• R. LeBaube says on

    Evangelism has gotten a bad rap over the years. Evangelism efforts that begin the conversation with the question, “are you saved? or “do you know Jesus as your personal Savior” are seen as in your face evangelism and is an immediate turn-off for many people. Thus putting Christians and the church in a bad light for many people.
    Also, for too long “Reproductive Evangelism”, trusting that our children and grandchildren will perpetuate the Christian faith and church has been the complacent effort of far too many Christians and churches.
    Jesus tells us that we are to love God with our entire being and love our neighbor as we love our self. It is therefore our obligation to be as concerned with our neighbors salvation as we are with our own.
    Finding the most effective way to reach out with the Good News of Jesus Christ must be a top priority for Christians and the church. Discovering and delivering new ways to cause new people to thirst for the living water of faith must be the emphasis of today’s evangelistic efforts.

  • What if it were true that…..

    1) God sends us the people who come?

    2) The people join our churches under our rules and our oversight?

    3) God sees the 30% +/- attendance/membership ratio?

    4) The conclusion is that we are making converts but not making disciples?

    5) God withdraws His blessing on discipleship-less evangelism?

    We have had more evangelism strategies and programs than I can recall, in the last 36 years in an SBC church. I mean, we even copied one from a Presbyterian Church, of all things!

    Evangelism? We’re good at it. Making disciples? Not so much, and that is the Great Commission.

    • Thom Rainer says on

      You got it, Bob.

    • 5) God withdraws His blessing on discipleship-less evangelism?

      Well though; even still, we know that no disobedience will stop the Lord, to His praise and glory. So to: “I am praying God will lead our churches to an evangelism renewal.” And to “I’m praying for God to intervene and replace the natural thinking in our churches with the supernatural power of His Spirit.” -we say amen! joining in.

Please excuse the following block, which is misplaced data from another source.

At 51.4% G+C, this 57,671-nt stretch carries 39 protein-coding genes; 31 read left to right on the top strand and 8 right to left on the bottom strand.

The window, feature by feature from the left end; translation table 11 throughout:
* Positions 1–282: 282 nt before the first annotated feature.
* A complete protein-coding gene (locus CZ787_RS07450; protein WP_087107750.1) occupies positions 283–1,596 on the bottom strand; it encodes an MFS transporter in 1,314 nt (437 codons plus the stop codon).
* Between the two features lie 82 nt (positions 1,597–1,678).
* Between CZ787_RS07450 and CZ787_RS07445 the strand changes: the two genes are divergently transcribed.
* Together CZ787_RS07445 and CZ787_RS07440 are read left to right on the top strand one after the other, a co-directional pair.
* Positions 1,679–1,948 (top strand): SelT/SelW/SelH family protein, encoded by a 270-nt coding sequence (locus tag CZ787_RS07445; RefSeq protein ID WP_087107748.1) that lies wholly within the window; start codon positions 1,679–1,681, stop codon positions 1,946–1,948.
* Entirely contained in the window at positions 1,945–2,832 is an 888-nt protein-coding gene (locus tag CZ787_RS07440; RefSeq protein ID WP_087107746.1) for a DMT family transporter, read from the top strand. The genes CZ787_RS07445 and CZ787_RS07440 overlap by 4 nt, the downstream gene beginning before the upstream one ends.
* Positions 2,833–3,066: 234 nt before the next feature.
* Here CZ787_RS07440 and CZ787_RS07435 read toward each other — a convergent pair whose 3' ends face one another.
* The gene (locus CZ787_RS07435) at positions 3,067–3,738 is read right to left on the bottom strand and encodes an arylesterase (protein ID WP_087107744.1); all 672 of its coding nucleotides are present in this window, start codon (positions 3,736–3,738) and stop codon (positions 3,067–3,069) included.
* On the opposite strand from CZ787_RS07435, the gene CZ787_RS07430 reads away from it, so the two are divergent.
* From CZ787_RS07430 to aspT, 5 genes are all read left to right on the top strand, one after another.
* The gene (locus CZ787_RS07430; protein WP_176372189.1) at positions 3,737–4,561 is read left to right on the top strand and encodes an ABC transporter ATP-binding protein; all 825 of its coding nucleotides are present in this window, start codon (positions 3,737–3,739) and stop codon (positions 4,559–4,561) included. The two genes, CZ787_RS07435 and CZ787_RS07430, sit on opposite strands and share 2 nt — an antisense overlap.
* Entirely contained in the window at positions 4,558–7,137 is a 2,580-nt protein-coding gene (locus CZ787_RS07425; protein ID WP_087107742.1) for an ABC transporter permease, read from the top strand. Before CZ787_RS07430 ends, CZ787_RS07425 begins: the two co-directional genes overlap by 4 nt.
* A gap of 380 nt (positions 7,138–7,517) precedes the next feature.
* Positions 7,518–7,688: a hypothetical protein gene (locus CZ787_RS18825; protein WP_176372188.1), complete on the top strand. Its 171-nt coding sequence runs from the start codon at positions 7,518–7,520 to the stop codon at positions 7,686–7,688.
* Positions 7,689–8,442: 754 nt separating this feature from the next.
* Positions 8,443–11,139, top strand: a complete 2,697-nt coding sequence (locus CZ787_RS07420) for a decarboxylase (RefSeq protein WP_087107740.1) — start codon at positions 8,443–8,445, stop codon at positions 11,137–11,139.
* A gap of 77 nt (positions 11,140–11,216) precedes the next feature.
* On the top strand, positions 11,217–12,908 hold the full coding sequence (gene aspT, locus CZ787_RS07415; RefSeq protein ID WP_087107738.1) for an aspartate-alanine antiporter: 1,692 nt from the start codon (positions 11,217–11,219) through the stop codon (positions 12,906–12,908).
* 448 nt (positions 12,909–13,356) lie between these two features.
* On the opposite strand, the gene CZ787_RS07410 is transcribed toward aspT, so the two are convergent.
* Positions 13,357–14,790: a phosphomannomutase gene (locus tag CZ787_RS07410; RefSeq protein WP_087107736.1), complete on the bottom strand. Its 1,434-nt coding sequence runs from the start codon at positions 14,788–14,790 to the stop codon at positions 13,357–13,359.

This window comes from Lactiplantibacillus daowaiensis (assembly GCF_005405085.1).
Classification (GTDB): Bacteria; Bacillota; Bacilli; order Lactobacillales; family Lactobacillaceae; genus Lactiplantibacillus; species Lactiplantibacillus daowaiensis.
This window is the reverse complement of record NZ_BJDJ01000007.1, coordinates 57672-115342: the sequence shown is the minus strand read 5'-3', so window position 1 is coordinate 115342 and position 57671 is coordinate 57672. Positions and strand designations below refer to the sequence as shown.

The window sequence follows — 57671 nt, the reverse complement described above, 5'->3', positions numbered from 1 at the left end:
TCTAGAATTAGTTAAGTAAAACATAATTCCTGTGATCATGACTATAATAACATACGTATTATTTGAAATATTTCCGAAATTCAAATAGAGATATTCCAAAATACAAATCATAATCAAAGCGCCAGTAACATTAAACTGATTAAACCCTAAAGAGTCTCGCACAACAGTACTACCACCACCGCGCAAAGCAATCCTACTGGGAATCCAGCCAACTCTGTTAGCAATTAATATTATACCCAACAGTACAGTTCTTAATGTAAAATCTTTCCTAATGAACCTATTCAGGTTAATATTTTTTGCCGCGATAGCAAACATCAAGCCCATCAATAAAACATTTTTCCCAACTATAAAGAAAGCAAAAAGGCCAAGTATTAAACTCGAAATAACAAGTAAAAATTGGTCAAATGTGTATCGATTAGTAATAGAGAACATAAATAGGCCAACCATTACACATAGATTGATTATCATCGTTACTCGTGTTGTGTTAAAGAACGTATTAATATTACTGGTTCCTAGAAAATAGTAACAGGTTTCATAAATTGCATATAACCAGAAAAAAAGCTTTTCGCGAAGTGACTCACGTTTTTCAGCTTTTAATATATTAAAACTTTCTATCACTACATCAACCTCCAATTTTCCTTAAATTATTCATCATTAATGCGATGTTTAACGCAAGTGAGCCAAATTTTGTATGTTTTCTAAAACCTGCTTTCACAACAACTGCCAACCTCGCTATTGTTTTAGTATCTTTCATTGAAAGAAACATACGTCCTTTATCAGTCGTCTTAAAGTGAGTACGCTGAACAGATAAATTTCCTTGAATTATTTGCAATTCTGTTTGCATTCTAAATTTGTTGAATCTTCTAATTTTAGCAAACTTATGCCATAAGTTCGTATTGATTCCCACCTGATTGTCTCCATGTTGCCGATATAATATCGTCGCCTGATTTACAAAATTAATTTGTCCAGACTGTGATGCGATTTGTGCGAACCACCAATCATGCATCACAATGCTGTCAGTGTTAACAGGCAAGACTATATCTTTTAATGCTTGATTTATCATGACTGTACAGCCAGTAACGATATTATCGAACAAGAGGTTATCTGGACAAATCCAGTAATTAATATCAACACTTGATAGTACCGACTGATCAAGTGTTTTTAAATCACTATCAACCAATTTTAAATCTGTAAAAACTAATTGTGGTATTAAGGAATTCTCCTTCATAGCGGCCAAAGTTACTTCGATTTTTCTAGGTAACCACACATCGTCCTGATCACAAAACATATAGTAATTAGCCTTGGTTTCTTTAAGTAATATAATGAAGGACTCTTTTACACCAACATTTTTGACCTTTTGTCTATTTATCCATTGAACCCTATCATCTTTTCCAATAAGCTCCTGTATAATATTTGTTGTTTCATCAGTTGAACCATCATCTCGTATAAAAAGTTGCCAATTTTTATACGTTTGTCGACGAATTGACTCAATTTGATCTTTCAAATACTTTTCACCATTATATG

Acts 2:42 They were continually devoting themselves to the apostles’ teaching and to fellowship, to the breaking of bread and to prayer. 43 Everyone kept feeling a sense of awe; and many wonders and signs were taking place through the apostles. 44 And all those who had believed were together and had all things in common; 45 and they began selling their property and possessions and were sharing them with all, as anyone might have need. 46 Day by day continuing with one mind in the temple, and breaking bread from house to house, they were taking their meals together with gladness and sincerity of heart, 47 praising God and having favor with all the people. And the Lord was adding to their number day by day those who were being saved.

  • One passage that has always impacted my view on Evangelism is the story of the rich man and Lazarus. I tell my Christian friends to imagine if they were Lazarus and could look down into hell who would they see? A relative? A friend? The checkout person at the grocery store?

  • Here is one good reason to keep evangelism alive. Ben Franklin had some great insight early in our nations history. This comes from GotQuestions.org in an article talking about Christianity and Democracy:

    As U.S. Founding Father Benjamin Franklin said, “Man will ultimately be governed by God or by tyrants.” When a culture abuses its democratic power, the result is chaos and ruin. Either a democracy, guided by self-control and morality, keeps itself in check, or it crashes. When the crash happens, control falls to a non-democratic system, either willingly or by force. Cultures that drift from Christianity tend to drift from “true” democracy into other, democracy-flavored political schemes and, eventually, into subjection to tyranny.

  • On March 31st after giving birth, my wife had emergency surgery then later received CPR twice as I watched. That’s the short version of the trauma for me. She has come back to me by the power and grace of God and is living at 200% now!

    My point, this trauma rocked my world. It has changed my life. I’m not longer ok with no caring about the souls around me who are not ready to die. I can’t be ok with the fact that most will spend all eternity in torment (Mt. 7:13-14).
    So, I have become a reckless evangelist as a result of our experience. I share Christ even though I’m really not very good at it. Loving people and not explaining eternity to people is an oxymoron to me now. I know I’m recklessly stumbling through it… but I’m done with that being an excuse.

    My first question is how a pastor can successfully shepherd his people to be evangelistic without them going through such a trauma in their own lives. One of my passions now is to get the flock to think less of their temporary discomfort in sharing the truth of Christ and think more of the discomfort in eternity for their family, friends, and neighbors who are lost.

    I have come to a place where sharing the gospel is more natural (supernatural really). So my second question is there a way to bring people to a natural place of telling others versus a program, or a book, or a cookie cutter process?? Are the EEC churches using processes? Sure God can and does use these. Yet the early church had none of these and was great at telling others even to the point of losing their own life. They had a love for the lost and a love for the gospel message that saves. I want that for the flock I shepherd.